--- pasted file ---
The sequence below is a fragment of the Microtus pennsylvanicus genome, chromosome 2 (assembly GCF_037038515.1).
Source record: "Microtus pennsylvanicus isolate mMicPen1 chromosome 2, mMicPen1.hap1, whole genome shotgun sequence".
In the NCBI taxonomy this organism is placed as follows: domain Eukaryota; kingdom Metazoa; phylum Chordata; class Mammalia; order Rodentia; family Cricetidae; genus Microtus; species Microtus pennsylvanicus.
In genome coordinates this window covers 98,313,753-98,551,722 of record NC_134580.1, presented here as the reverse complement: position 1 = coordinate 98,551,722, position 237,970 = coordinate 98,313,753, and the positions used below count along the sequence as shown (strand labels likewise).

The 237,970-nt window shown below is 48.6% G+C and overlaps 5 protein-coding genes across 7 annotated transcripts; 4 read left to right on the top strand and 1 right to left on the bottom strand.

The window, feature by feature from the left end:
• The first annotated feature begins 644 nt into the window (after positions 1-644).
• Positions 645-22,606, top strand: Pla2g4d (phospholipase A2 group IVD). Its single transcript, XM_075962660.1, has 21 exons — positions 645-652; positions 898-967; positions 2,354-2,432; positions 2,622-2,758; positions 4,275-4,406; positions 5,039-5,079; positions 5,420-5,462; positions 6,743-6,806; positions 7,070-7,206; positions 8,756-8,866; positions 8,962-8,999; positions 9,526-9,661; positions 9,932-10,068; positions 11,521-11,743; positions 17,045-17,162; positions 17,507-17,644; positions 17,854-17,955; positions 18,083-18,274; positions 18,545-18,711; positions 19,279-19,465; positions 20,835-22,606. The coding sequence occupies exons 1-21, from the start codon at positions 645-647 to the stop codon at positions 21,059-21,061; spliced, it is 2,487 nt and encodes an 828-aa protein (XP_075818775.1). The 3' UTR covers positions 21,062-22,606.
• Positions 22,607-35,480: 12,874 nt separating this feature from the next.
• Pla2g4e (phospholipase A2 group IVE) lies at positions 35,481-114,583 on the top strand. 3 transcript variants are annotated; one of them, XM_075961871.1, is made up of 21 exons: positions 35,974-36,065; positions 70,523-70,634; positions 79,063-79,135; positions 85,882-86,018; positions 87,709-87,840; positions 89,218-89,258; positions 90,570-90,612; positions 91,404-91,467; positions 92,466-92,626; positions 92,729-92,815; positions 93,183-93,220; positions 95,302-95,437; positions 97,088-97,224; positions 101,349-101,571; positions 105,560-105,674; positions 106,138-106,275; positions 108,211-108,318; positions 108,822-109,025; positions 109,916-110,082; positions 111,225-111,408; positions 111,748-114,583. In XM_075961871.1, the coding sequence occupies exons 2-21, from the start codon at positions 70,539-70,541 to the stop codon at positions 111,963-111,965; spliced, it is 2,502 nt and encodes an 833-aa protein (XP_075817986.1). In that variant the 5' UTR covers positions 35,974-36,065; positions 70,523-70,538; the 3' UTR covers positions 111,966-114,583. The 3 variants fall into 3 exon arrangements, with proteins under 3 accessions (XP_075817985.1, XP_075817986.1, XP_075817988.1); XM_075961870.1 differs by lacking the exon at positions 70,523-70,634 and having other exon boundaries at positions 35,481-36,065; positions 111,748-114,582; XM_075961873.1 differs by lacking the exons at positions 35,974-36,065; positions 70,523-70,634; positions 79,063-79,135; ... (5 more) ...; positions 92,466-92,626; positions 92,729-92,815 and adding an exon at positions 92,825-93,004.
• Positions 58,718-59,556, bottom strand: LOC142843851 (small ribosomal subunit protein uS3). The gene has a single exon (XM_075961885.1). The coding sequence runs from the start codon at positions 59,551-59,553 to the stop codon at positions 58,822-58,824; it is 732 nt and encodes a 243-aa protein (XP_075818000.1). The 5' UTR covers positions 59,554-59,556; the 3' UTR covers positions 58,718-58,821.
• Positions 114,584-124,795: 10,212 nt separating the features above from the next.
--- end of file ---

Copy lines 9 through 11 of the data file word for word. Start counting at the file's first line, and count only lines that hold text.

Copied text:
• Positions 22,607-35,480: 12,874 nt separating this feature from the next.
• Pla2g4e (phospholipase A2 group IVE) lies at positions 35,481-114,583 on the top strand. 3 transcript variants are annotated; one of them, XM_075961871.1, is made up of 21 exons: positions 35,974-36,065; positions 70,523-70,634; positions 79,063-79,135; positions 85,882-86,018; positions 87,709-87,840; positions 89,218-89,258; positions 90,570-90,612; positions 91,404-91,467; positions 92,466-92,626; positions 92,729-92,815; positions 93,183-93,220; positions 95,302-95,437; positions 97,088-97,224; positions 101,349-101,571; positions 105,560-105,674; positions 106,138-106,275; positions 108,211-108,318; positions 108,822-109,025; positions 109,916-110,082; positions 111,225-111,408; positions 111,748-114,583. In XM_075961871.1, the coding sequence occupies exons 2-21, from the start codon at positions 70,539-70,541 to the stop codon at positions 111,963-111,965; spliced, it is 2,502 nt and encodes an 833-aa protein (XP_075817986.1). In that variant the 5' UTR covers positions 35,974-36,065; positions 70,523-70,538; the 3' UTR covers positions 111,966-114,583. The 3 variants fall into 3 exon arrangements, with proteins under 3 accessions (XP_075817985.1, XP_075817986.1, XP_075817988.1); XM_075961870.1 differs by lacking the exon at positions 70,523-70,634 and having other exon boundaries at positions 35,481-36,065; positions 111,748-114,582; XM_075961873.1 differs by lacking the exons at positions 35,974-36,065; positions 70,523-70,634; positions 79,063-79,135; ... (5 more) ...; positions 92,466-92,626; positions 92,729-92,815 and adding an exon at positions 92,825-93,004.
• Positions 58,718-59,556, bottom strand: LOC142843851 (small ribosomal subunit protein uS3). The gene has a single exon (XM_075961885.1). The coding sequence runs from the start codon at positions 59,551-59,553 to the stop codon at positions 58,822-58,824; it is 732 nt and encodes a 243-aa protein (XP_075818000.1). The 5' UTR covers positions 59,554-59,556; the 3' UTR covers positions 58,718-58,821.